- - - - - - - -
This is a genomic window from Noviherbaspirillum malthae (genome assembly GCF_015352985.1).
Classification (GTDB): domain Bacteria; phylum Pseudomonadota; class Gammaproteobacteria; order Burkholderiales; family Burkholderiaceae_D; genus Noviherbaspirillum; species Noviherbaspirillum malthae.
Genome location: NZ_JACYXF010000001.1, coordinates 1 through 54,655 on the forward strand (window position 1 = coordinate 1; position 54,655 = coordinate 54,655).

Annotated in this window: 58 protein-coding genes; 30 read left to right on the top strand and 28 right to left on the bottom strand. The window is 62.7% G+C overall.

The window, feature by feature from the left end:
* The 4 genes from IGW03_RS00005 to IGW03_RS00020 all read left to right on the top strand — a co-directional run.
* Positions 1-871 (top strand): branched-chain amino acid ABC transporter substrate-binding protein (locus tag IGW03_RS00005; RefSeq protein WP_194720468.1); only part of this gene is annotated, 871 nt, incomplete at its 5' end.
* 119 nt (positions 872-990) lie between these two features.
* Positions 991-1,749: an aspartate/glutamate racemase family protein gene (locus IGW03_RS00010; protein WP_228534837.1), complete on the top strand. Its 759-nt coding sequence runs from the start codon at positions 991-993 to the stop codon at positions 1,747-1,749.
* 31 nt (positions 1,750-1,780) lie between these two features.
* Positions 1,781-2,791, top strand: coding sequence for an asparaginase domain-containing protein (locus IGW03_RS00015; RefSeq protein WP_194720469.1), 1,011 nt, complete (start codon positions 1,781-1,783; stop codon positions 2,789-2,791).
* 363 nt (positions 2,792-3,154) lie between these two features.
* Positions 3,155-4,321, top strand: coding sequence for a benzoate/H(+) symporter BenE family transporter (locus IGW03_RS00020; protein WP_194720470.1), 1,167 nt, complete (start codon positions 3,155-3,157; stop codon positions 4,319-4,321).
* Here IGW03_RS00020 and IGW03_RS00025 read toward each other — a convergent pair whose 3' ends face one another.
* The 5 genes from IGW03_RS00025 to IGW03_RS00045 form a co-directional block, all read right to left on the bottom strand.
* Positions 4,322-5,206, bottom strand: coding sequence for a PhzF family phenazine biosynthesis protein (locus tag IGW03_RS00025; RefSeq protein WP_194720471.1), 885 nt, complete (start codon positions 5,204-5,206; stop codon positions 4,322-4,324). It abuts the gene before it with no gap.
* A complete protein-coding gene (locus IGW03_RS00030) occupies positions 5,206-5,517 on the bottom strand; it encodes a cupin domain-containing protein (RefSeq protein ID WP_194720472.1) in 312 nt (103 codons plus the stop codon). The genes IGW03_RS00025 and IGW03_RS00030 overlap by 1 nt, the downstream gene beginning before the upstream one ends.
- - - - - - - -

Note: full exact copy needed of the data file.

This is a genomic window from Noviherbaspirillum malthae (genome assembly GCF_015352985.1).
Classification (GTDB): domain Bacteria; phylum Pseudomonadota; class Gammaproteobacteria; order Burkholderiales; family Burkholderiaceae_D; genus Noviherbaspirillum; species Noviherbaspirillum malthae.
Genome location: NZ_JACYXF010000001.1, coordinates 1 through 54,655 on the forward strand (window position 1 = coordinate 1; position 54,655 = coordinate 54,655).

Annotated in this window: 58 protein-coding genes; 30 read left to right on the top strand and 28 right to left on the bottom strand. The window is 62.7% G+C overall.

The window, feature by feature from the left end:
* The 4 genes from IGW03_RS00005 to IGW03_RS00020 all read left to right on the top strand — a co-directional run.
* Positions 1-871 (top strand): branched-chain amino acid ABC transporter substrate-binding protein (locus tag IGW03_RS00005; RefSeq protein WP_194720468.1); only part of this gene is annotated, 871 nt, incomplete at its 5' end.
* 119 nt (positions 872-990) lie between these two features.
* Positions 991-1,749: an aspartate/glutamate racemase family protein gene (locus IGW03_RS00010; protein WP_228534837.1), complete on the top strand. Its 759-nt coding sequence runs from the start codon at positions 991-993 to the stop codon at positions 1,747-1,749.
* 31 nt (positions 1,750-1,780) lie between these two features.
* Positions 1,781-2,791, top strand: coding sequence for an asparaginase domain-containing protein (locus IGW03_RS00015; RefSeq protein WP_194720469.1), 1,011 nt, complete (start codon positions 1,781-1,783; stop codon positions 2,789-2,791).
* 363 nt (positions 2,792-3,154) lie between these two features.
* Positions 3,155-4,321, top strand: coding sequence for a benzoate/H(+) symporter BenE family transporter (locus IGW03_RS00020; protein WP_194720470.1), 1,167 nt, complete (start codon positions 3,155-3,157; stop codon positions 4,319-4,321).
* Here IGW03_RS00020 and IGW03_RS00025 read toward each other — a convergent pair whose 3' ends face one another.
* The 5 genes from IGW03_RS00025 to IGW03_RS00045 form a co-directional block, all read right to left on the bottom strand.
* Positions 4,322-5,206, bottom strand: coding sequence for a PhzF family phenazine biosynthesis protein (locus tag IGW03_RS00025; RefSeq protein WP_194720471.1), 885 nt, complete (start codon positions 5,204-5,206; stop codon positions 4,322-4,324). It abuts the gene before it with no gap.
* A complete protein-coding gene (locus IGW03_RS00030) occupies positions 5,206-5,517 on the bottom strand; it encodes a cupin domain-containing protein (RefSeq protein ID WP_194720472.1) in 312 nt (103 codons plus the stop codon). The genes IGW03_RS00025 and IGW03_RS00030 overlap by 1 nt, the downstream gene beginning before the upstream one ends.